My second piece of advice for day-of-success deals with the people you have manning your booths. Basic rules of business attire are essential; dress neatly and conservatively in clothing that fits well, is clean, and is ironed (if need be). Once you've replaced the too small/too large, rumpled, and casual clothing, you need to work on the enthusiasm levels. If you need to, you can rotate out teams throughout the show to keep your people fresh, awake, and enthusiastic. Whatever you do, you need to keep in mind that the people in your booth are the face of your company. For best results you want the face of your company to be professional, knowledgeable, and engaging.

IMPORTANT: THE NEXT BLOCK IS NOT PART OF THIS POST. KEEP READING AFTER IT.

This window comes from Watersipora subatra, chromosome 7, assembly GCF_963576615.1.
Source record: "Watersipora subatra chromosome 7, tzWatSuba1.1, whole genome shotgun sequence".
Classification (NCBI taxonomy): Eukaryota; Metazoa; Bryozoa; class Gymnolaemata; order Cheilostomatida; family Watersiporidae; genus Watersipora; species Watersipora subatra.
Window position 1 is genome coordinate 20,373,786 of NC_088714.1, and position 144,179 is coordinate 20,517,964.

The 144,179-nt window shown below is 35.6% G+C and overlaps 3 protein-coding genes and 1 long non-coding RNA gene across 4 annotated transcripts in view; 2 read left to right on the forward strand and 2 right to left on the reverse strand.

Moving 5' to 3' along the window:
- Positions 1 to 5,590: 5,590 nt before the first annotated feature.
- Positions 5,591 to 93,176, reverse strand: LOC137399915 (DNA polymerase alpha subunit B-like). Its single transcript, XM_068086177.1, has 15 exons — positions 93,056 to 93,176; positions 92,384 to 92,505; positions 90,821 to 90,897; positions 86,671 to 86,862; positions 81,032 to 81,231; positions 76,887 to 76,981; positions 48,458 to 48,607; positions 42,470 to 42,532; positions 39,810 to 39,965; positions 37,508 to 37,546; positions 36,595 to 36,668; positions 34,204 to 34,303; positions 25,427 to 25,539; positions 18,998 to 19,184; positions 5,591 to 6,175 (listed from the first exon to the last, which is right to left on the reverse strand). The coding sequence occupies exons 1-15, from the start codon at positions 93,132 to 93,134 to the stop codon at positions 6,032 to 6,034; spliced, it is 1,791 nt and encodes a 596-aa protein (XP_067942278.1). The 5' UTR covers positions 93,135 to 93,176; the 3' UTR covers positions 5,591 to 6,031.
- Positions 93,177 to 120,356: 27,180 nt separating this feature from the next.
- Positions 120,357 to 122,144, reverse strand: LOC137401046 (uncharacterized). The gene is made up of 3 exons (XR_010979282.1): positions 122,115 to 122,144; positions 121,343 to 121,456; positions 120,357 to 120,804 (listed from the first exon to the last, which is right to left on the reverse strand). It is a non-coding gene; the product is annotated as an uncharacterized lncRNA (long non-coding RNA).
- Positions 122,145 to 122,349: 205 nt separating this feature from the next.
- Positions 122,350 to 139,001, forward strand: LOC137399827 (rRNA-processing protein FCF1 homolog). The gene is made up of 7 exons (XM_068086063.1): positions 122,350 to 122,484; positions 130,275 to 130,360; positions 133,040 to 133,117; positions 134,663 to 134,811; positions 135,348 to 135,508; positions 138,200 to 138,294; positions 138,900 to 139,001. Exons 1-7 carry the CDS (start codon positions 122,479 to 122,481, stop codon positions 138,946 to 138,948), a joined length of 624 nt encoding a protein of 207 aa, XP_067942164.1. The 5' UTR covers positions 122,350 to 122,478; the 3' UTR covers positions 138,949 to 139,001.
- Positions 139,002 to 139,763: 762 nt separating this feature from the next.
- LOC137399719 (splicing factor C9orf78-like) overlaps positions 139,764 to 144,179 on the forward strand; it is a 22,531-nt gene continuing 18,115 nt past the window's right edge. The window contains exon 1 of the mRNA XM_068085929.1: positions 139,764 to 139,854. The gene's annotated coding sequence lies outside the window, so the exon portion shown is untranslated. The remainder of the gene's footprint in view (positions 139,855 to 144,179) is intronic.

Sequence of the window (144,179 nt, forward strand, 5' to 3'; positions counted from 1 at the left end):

After the Show

    Once you get home after a trade show it can be tempting to sit back and wait for your phone to start ringing, and that's what a lot of companies do. If you want to maximize your trade show efforts, you should treat the post-show just like you did the pre-show; work the inbound marketing. Did you collect emails/business cards at the show? Create a lead nurturing campaign designed specifically for the trade show contacts you collected. Did you hand out flyers or proportional material? Stick a QR code on anything you hand out that directs people to a landing page with a great offer. Did you make new industry connections? Make sure you get on your social media accounts and connect with any new contacts you made at the show.